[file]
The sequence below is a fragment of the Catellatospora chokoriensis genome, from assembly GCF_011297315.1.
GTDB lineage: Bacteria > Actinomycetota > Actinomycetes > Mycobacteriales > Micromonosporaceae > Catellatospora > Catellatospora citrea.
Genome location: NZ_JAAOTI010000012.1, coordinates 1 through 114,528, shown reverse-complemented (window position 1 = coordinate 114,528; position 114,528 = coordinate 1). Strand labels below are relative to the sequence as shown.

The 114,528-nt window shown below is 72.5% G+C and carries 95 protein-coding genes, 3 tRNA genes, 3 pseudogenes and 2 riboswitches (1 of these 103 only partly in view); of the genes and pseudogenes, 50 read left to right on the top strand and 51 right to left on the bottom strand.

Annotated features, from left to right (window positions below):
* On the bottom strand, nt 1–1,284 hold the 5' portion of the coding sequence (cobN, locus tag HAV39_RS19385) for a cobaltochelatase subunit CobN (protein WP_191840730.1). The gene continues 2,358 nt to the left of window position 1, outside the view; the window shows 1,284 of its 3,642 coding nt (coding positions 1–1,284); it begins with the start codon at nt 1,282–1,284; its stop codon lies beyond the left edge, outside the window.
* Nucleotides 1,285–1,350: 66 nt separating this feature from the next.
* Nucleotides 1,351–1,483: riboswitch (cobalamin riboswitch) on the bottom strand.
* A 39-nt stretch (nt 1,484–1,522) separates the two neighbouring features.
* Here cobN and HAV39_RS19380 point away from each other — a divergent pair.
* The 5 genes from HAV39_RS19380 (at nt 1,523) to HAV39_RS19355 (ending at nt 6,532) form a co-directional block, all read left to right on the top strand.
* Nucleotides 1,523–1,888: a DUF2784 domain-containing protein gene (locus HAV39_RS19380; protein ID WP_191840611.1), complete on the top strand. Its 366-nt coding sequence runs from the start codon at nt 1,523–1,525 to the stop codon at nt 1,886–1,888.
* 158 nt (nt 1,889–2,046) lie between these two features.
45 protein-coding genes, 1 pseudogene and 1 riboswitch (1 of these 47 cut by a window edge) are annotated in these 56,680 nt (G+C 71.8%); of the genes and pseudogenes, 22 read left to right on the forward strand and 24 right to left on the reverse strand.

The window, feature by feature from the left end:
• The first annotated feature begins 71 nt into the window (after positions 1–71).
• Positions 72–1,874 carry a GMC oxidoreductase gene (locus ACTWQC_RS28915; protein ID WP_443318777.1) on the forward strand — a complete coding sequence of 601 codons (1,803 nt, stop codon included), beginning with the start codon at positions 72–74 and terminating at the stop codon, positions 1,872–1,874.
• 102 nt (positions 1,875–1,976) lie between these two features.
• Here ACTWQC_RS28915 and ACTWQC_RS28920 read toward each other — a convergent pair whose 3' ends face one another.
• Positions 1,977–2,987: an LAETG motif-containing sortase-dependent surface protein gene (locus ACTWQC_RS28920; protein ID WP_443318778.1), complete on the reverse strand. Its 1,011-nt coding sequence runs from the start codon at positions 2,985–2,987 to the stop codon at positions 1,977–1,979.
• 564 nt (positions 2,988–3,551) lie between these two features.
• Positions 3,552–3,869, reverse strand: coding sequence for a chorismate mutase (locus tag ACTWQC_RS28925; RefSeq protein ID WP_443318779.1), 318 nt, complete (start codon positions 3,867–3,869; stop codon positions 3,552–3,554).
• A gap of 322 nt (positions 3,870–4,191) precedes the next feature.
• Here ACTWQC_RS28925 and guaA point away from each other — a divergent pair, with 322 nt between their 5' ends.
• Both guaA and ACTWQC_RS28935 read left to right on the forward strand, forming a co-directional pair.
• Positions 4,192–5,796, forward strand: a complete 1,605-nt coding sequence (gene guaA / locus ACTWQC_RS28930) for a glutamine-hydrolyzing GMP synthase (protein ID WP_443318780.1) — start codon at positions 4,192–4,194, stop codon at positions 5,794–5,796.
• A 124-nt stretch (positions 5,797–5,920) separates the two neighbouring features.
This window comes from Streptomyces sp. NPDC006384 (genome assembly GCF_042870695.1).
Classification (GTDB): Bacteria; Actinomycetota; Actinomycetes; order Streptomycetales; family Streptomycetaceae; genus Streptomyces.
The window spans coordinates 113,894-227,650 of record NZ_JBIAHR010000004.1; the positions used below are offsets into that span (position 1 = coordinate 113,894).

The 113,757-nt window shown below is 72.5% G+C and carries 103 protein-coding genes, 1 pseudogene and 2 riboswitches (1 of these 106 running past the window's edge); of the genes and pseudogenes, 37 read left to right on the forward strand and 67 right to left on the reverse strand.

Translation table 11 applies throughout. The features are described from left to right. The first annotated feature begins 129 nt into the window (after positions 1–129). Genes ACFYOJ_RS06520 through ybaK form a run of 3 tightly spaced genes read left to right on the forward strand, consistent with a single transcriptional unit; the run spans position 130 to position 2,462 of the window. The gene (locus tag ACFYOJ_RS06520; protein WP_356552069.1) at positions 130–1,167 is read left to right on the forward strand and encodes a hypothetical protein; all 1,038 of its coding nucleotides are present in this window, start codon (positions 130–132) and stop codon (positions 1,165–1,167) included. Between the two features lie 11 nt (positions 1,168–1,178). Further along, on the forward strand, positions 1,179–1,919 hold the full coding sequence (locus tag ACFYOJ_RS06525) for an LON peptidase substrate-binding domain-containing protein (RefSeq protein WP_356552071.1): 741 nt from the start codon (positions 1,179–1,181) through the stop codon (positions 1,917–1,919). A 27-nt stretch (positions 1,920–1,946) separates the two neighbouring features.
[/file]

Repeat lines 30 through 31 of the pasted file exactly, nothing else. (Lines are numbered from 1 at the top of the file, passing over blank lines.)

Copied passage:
The window spans coordinates 113,894-227,650 of record NZ_JBIAHR010000004.1; the positions used below are offsets into that span (position 1 = coordinate 113,894).

The 113,757-nt window shown below is 72.5% G+C and carries 103 protein-coding genes, 1 pseudogene and 2 riboswitches (1 of these 106 running past the window's edge); of the genes and pseudogenes, 37 read left to right on the forward strand and 67 right to left on the reverse strand.